The recordings by Greek violinist Alexis Zoumbas contained on this fantastic reissue are close to a century old, but they sound as though they could’ve been somehow broadcast from some pre-industrial age even further back. Of course, that’s not the case — in fact, the music here was captured not on some pastoral Greek landscape, but in New York City. But the evocative, mystical quality of Zoumbas’ playing takes the mind out of modernity and into the past.
Lament For Epirus (named for the mountainous region in northwestern Greece where Zoumbas was born) was lovingly compiled, researched and remastered by Christopher King, a guy who seems to be a miracle worker when it comes to getting fairly astounding results out of ancient 78s. There’s some surface noise, naturally, but for the most part, it’s almost as if you’re getting a private recital, every note resonant and clear. Backed only by bowed bass and cymbalom, Zoumbas’ captivating, deeply emotional performances will stop you in your tracks. As the title suggests, much of Lament carries with it the heavy melancholy of exile, but it’s also infused with an irrepressible joy (indeed, many of the pieces here are meant to accompany dancing).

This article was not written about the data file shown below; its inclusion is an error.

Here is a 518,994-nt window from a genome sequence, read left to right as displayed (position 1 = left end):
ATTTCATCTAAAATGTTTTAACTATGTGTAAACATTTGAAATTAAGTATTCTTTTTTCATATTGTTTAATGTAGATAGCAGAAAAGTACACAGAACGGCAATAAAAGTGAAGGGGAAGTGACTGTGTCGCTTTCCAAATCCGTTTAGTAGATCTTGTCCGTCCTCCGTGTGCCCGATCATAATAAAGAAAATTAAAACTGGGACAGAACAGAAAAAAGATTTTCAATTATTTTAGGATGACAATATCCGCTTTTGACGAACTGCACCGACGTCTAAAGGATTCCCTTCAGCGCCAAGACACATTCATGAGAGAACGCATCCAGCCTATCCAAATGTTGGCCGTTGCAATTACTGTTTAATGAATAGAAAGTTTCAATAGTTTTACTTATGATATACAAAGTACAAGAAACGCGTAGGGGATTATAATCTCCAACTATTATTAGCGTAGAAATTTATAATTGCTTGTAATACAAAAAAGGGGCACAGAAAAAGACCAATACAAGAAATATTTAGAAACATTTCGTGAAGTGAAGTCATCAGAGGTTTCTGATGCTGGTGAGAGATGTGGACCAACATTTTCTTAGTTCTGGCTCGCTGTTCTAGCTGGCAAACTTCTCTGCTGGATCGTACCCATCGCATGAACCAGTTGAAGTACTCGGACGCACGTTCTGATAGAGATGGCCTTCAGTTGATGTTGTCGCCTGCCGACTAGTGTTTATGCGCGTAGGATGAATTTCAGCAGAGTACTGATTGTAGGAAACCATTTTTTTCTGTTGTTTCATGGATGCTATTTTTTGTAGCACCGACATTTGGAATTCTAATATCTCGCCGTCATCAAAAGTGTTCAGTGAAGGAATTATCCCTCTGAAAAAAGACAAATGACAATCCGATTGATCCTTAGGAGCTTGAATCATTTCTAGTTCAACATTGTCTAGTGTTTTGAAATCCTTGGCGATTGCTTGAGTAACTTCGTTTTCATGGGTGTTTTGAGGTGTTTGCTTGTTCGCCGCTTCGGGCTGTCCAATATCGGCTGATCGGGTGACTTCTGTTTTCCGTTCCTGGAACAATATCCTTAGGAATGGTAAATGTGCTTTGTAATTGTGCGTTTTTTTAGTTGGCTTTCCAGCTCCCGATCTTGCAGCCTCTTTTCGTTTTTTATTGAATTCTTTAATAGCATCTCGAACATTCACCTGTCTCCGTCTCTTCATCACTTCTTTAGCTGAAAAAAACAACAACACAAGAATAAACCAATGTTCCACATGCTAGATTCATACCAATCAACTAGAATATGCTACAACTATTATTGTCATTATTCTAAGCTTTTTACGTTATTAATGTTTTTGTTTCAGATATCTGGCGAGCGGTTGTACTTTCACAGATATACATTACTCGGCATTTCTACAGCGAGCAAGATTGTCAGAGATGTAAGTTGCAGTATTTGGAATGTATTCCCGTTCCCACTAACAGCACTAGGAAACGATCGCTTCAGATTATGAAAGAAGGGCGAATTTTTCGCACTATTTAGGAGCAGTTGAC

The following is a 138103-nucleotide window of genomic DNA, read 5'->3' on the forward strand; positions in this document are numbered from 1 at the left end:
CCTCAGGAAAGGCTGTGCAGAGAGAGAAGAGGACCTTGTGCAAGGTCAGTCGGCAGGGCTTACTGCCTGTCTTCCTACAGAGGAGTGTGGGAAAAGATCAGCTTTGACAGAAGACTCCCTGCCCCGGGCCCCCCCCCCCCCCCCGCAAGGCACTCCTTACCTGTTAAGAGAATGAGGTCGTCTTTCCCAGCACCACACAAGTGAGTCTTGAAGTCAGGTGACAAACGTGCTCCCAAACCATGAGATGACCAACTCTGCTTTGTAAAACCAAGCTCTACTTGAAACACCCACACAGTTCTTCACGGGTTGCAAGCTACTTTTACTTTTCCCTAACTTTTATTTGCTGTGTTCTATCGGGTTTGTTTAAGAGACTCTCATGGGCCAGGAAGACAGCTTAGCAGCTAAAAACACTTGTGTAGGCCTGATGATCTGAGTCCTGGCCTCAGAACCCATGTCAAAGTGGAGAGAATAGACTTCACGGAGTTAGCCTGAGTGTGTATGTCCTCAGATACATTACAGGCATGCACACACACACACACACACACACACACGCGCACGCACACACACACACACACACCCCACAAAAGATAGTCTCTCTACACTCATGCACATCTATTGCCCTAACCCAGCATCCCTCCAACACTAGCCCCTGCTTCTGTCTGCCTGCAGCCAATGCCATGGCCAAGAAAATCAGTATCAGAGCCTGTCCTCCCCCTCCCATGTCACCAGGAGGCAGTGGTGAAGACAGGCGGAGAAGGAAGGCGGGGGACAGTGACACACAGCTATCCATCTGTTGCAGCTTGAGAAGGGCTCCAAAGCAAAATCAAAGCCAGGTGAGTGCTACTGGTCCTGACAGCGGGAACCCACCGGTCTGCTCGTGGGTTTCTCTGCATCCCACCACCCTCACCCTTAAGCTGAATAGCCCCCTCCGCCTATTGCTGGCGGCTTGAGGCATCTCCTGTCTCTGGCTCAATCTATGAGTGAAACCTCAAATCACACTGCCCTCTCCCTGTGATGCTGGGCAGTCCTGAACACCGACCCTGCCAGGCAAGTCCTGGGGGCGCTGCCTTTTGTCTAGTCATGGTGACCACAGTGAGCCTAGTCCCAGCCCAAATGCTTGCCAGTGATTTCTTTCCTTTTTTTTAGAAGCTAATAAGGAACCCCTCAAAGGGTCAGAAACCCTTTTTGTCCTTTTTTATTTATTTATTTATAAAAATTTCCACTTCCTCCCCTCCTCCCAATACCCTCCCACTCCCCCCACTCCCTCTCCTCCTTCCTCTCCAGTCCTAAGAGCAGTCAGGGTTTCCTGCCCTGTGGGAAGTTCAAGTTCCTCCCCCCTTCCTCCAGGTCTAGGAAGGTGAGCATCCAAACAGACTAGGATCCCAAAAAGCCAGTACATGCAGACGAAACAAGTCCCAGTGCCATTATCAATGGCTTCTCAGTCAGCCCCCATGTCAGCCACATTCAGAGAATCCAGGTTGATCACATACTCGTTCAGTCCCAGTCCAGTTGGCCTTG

The reissue is beautifully put together, from R. Crumb’s gorgeous cover portrait to King’s passionate and detailed liner notes. Even if traditional Greek music isn’t your thing, well, Lament For Epirus might just end up making it your thing. words / t wilcox